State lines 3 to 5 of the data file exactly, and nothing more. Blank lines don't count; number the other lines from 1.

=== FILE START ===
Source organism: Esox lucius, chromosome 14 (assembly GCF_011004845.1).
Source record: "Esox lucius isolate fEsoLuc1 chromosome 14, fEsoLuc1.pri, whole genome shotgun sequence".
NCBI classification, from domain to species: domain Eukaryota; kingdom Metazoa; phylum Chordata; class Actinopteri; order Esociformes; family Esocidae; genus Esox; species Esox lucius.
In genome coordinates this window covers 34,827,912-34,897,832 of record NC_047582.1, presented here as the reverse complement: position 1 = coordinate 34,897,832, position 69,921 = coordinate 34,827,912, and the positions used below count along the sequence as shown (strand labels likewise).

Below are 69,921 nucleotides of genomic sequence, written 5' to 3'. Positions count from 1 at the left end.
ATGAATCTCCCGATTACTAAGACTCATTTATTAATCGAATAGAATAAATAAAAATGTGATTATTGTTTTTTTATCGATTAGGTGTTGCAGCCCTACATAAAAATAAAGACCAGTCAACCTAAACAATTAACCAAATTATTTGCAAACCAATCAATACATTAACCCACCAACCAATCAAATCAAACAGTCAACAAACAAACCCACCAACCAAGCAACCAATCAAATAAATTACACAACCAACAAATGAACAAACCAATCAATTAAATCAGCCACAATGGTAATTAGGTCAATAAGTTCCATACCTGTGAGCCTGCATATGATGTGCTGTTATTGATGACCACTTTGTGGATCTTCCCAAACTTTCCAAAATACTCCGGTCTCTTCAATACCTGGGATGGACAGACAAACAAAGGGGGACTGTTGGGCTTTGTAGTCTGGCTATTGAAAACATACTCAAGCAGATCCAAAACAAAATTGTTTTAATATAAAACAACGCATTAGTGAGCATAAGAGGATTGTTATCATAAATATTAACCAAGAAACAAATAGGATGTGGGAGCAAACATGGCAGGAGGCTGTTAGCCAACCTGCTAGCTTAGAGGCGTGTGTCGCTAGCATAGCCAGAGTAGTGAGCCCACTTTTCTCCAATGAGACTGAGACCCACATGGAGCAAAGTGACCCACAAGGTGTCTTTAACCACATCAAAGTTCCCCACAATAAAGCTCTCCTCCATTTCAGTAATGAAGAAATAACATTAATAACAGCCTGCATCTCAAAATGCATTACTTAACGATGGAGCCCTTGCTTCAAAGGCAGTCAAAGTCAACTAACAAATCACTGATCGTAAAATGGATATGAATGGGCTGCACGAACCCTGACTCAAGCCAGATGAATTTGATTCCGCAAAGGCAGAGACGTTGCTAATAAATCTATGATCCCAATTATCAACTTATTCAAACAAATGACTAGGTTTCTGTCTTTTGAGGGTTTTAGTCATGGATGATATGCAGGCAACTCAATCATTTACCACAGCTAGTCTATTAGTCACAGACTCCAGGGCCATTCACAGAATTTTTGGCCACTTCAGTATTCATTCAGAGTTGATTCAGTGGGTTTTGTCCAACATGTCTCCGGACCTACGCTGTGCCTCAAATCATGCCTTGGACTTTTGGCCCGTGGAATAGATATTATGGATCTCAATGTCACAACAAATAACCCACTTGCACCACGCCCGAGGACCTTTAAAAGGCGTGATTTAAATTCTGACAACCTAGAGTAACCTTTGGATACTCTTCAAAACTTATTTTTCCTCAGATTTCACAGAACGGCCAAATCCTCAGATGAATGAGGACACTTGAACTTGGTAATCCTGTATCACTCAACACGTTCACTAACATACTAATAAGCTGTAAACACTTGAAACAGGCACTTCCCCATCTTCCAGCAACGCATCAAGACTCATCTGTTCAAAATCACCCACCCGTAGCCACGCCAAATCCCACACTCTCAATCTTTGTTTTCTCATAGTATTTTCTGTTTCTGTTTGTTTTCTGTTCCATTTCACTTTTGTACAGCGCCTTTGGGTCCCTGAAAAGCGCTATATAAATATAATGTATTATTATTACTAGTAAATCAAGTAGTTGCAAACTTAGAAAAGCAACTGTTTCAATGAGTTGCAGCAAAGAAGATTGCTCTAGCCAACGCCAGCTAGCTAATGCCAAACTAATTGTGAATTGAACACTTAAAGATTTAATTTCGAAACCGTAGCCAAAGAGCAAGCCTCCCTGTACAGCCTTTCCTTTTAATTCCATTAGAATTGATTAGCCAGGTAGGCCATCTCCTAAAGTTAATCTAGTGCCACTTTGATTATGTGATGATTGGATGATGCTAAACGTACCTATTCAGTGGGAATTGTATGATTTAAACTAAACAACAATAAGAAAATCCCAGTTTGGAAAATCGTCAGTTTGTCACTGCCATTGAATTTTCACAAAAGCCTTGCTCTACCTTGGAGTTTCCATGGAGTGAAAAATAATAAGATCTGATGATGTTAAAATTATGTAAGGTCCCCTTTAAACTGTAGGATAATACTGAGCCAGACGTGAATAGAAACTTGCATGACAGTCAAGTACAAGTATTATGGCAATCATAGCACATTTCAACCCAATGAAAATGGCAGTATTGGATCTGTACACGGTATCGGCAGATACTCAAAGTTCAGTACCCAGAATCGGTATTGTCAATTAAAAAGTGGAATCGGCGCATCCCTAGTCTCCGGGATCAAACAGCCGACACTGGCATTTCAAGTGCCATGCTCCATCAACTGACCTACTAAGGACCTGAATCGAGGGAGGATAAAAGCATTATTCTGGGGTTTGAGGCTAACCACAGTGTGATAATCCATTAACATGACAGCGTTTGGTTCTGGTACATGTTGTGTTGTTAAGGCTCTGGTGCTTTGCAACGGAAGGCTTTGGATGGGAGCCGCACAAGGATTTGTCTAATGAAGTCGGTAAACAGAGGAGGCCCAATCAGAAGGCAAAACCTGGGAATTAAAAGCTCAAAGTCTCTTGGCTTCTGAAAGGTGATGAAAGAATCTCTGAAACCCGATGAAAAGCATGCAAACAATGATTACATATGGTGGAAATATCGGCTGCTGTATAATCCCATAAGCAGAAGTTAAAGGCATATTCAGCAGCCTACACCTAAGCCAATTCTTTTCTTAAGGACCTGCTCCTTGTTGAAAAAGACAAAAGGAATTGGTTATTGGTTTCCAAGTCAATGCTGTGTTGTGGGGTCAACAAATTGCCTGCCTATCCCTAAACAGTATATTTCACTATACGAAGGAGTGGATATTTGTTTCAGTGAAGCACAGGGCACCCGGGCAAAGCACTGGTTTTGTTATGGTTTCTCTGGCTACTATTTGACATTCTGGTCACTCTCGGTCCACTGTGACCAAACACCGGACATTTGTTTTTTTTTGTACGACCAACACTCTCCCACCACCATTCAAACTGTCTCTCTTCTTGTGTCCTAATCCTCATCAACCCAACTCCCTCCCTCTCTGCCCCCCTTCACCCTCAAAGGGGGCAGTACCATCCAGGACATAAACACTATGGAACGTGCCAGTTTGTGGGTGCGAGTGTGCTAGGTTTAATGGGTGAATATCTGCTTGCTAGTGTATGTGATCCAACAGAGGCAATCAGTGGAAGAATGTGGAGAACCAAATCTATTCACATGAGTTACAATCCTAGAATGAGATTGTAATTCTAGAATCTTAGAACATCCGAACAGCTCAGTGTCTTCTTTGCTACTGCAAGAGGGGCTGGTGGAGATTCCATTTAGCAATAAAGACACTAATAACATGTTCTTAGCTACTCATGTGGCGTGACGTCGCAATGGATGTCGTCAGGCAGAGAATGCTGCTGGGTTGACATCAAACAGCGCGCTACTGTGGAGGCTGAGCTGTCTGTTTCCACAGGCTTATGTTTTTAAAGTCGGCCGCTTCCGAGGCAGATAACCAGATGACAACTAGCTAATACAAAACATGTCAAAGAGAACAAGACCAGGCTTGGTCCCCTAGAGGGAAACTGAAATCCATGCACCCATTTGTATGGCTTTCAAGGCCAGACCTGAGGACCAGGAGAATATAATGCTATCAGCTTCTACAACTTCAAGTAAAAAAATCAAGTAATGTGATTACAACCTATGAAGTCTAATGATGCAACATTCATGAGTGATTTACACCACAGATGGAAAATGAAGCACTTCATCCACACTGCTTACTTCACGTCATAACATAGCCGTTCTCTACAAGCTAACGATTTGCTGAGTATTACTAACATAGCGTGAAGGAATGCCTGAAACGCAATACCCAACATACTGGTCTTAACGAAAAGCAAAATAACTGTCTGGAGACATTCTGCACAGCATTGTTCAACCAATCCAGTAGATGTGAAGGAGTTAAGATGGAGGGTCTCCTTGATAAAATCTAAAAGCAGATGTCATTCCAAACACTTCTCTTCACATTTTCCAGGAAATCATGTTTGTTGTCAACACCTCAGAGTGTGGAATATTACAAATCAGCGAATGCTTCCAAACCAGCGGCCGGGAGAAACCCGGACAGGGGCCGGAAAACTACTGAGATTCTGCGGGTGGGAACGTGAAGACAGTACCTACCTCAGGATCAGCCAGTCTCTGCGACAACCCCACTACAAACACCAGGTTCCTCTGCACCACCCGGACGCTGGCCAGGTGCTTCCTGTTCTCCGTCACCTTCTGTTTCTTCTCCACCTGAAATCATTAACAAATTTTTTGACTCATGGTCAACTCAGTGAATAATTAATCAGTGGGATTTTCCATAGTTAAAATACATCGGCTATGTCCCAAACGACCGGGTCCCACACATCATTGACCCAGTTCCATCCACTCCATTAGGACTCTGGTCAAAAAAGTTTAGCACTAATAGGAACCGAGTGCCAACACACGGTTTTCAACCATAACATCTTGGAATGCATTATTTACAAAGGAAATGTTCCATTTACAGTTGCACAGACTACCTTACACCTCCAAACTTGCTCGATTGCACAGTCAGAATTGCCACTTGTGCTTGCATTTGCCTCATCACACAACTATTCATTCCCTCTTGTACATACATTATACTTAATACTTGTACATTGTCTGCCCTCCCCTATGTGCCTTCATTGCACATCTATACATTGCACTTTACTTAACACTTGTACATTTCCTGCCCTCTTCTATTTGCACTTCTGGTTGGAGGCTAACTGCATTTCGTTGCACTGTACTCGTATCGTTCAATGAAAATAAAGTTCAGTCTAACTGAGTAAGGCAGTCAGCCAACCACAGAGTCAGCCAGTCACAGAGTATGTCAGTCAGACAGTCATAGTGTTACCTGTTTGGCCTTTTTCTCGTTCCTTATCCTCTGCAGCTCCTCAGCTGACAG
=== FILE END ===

NCBI classification, from domain to species: domain Eukaryota; kingdom Metazoa; phylum Chordata; class Actinopteri; order Esociformes; family Esocidae; genus Esox; species Esox lucius.
In genome coordinates this window covers 34,827,912-34,897,832 of record NC_047582.1, presented here as the reverse complement: position 1 = coordinate 34,897,832, position 69,921 = coordinate 34,827,912, and the positions used below count along the sequence as shown (strand labels likewise).

Below are 69,921 nucleotides of genomic sequence, written 5' to 3'. Positions count from 1 at the left end.